From William Seton1
Philadelphia 27 March 1784
You will have seen by my Letters to the Direction how I have proceeded since my coming here. Allow me now particularly to thank you for your kind Letter to Mr: Fitzsimmons, as from him I have already received every assistance and shall derive every necessary Information:2 I find he is the Leading Man in the Direction of the Bank of North America abstracted from its connection with the State, which part of its business I have no need to pry into.
You will observe by my Letter of this day to our President3 that I have been requested to postpone my Visits to the Bank until they shall be well informed that the Bank of New York has or actually will obtain a Charter. Altho’ I am confident this is only an ostensible reason for not wishing to see me at the Bank, it will be highly necessary I should be regularly informed of what is doing in this respect, that I may be able to speak fully and with firmness to the Subject; therefore exclusive of any Letter the Direction may write to me, I trust you will be kind enough to communic⟨ate⟩ whatever may appear to you, essential for me to know.
The fact is, (and which cannot be communicated to ⟨you⟩ and therefore not mentioned in my Official Letter) their moti⟨ve in not⟩ wishing to see me at the Bank just now, arises from their being at present in very great confusion—the Opposition of the New Bank began it,4 and being pressed so hard by this Opposition, they were obliged to lay themselves so open, that it evidently appeared if carried further it would strike too fatal a Blow, therefore for the safety of the Community at large it became absolutely necessary ⟨to⟩ drop the Idea of a New Bank and to join Hand in Hand to relieve the Old Bank from the Shock it had received; Gold and Silver had been extracted in such amounts that Discounting was stopd, and for this fortnight past not any business has been done at ⟨the⟩ Bank in this Way; the distress it has occasioned to those dependent on Circulation and engaged in large Speculations, is severe, and as if their Cup of Misery must overflow, by the last arrival from Europe, Intelligence is received that no less a Sum than £60,000, Sterling of Mr. Morris Bills drawn for the Dutch Loan are under Protest. It is well known that by some means or other the Bank must provide for this Sum. The Child must not desert its Parent in distress—and such is their Connection that whatever is fatal to the one, must be so to the other; however the Man who has more than once by his consumate abilities saved the American Empire from Ruin, will no doubt be found equal to overcome these temporary Inconveniencies and to restore universal Confidence and good order.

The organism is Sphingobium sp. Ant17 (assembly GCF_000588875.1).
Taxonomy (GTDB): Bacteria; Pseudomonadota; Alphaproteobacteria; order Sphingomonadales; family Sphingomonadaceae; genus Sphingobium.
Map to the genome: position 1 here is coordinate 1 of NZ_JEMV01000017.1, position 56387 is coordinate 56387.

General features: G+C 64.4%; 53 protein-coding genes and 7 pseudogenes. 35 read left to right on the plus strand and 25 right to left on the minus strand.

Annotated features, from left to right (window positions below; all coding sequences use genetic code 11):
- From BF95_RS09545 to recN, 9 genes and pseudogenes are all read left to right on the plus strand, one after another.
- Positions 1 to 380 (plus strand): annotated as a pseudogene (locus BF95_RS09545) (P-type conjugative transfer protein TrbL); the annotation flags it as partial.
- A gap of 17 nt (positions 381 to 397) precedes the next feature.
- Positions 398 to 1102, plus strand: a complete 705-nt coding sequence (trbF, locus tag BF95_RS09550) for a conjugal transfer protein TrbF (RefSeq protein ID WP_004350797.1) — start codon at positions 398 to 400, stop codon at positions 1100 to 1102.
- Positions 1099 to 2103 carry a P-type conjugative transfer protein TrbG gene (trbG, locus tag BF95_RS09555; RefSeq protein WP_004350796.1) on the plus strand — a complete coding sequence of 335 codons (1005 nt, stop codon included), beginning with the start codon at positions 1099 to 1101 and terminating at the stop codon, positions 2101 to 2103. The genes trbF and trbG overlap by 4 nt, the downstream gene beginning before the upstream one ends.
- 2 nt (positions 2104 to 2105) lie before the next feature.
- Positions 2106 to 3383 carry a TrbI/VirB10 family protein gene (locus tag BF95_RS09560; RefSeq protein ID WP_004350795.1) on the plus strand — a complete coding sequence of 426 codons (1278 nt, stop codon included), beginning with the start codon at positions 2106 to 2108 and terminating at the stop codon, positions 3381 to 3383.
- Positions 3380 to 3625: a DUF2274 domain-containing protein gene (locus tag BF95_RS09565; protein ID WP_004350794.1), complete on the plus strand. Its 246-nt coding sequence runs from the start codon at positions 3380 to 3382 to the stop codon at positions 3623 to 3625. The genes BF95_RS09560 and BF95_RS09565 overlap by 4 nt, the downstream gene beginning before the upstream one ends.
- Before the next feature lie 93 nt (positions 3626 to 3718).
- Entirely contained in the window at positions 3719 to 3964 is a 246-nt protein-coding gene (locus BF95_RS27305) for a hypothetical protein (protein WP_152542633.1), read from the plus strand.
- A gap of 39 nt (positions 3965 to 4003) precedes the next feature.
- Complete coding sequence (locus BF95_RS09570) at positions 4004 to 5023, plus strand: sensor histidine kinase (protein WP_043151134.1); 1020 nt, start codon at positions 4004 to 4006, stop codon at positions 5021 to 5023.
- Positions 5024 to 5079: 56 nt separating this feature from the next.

I trust you will be guarded in your conversation with others on this Subject, least it might recoil on me, and not only place me in a disagreable Situation but defeat the purposes of my coming here.
I have had several Interviews with our friend Govr: Morris; he is for making the Bank of New York a Branch of the Bank of North America, but we differ widely in our Ideas of the benefits that would result from such a Connection.
If it will not be intruding too much upon your time and goodness may I request that you will now and then inform me what is doing by our Legislature—and permit me to assure you that it will ever give me singular pleasure to have it in my power to evince the respect and esteem with which I am Dear sir Your Obedient and very Humble Servant
ALS, Hamilton Papers, Library of Congress.
1. Seton was cashier of the Bank of New York.
3. Alexander McDougall.